By danny restivo
Local and state officials are hoping to create a new road to financial recovery for the Liberty school district.
The Liberty board of education is meeting with the state-appointed financial-oversight commission today for the first time since the district fell into fiscal emergency in 2011.
Paul Marshall, chairman of the oversight commission, said he’s hoping to discuss staffing, shared services and a potential tax levy with the board.
“At some point, someone is going to have to ask the voters for more money, but reductions come first,” he said.
In January, the board unanimously approved a $1.2 million deficit- reduction plan that eliminated 161/2 full-time jobs.
Marshall said the district is looking at $1.3 million in cuts by next year, but that number could drop after the treasurer and the auditor further review the district’s finances.
Superintendent Stan Watson said he’s willing to listen to the commission, but the prospect of cutting could risk the school’s academic standing. The school was designated effective, according to the Ohio Department of Education’s 2010-11 report card. He said more budget reductions could jeopardize student performance.
“How can we continue a good job in the classroom with more cuts?” asked Watson.
He said the students have performed well despite the district’s financial woes.
The board and the commission also must discuss paying back $1.8 million the school borrowed from ODE. Watson said the payment will be broken down into two $900,000 payments over a two-year period.
Joseph Nohra, board president and Struthers schools assistant superintendent, said he’s hoping for a dialogue between the two groups so they can explore potential answers to the district’s problems.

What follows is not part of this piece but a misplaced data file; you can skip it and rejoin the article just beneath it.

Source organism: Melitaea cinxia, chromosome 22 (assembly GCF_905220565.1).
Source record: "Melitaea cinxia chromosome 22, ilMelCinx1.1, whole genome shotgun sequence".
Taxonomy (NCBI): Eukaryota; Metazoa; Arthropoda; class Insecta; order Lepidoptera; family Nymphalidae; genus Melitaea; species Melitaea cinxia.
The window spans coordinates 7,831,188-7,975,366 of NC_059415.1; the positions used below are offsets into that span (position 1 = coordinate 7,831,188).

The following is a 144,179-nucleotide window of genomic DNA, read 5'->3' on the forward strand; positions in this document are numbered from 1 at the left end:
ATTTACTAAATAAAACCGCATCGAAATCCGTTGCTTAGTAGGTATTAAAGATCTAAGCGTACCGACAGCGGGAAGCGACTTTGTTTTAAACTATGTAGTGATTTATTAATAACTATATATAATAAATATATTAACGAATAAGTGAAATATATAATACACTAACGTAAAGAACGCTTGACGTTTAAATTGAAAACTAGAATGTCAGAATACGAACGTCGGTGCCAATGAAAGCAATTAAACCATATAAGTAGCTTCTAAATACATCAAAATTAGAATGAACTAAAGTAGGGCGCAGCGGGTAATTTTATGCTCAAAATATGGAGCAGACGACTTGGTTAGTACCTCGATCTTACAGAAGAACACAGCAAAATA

“It will be an opening of airwaves to see how we can get out of this fiscal mess,” said Nohra.
Watson and Nohra said the district hasn’t prioritized services or staff for looming cuts or shared services.
Earlier this month, Liberty hired Rhonda Baldwin-Amorganos, Hubbard treasurer, as the interim treasurer, after James Wilson stepped down Nov. 30. Wilson made slightly more than $65,000 a year including benefits. A shared-service agreement has yet to be finalized between Hubbard and Liberty spelling out how much Baldwin-Amorganos will be paid by Liberty.
Watson said the district also has shared transportation services with the Trumbull County Educational Services Center. Watson and Marshall both noted that the state is urging Ohio schools to share services.
“Shared services work best when functions and skills involved are similar and those activities are in concert with each other,” said Watson. “It’s something we’re continuing to look at.”
Though he believes in the merits of shared services, Watson isn’t so sure about the possibility of a levy approval in Liberty. He said residents already pay a high taxes, and the amount needed to make the district soluble would make it an uphill battle.
Whatever the commission recommends, Watson said, it will be a collaborative effort to get the district on the right path.
“There are some things we feel very strongly about, but there will certainly be compromise,” he said.
The Liberty school board will meet for a regular meeting tonight at 5 in the high school community room. A joint meeting with the fiscal commission will follow at 5:30.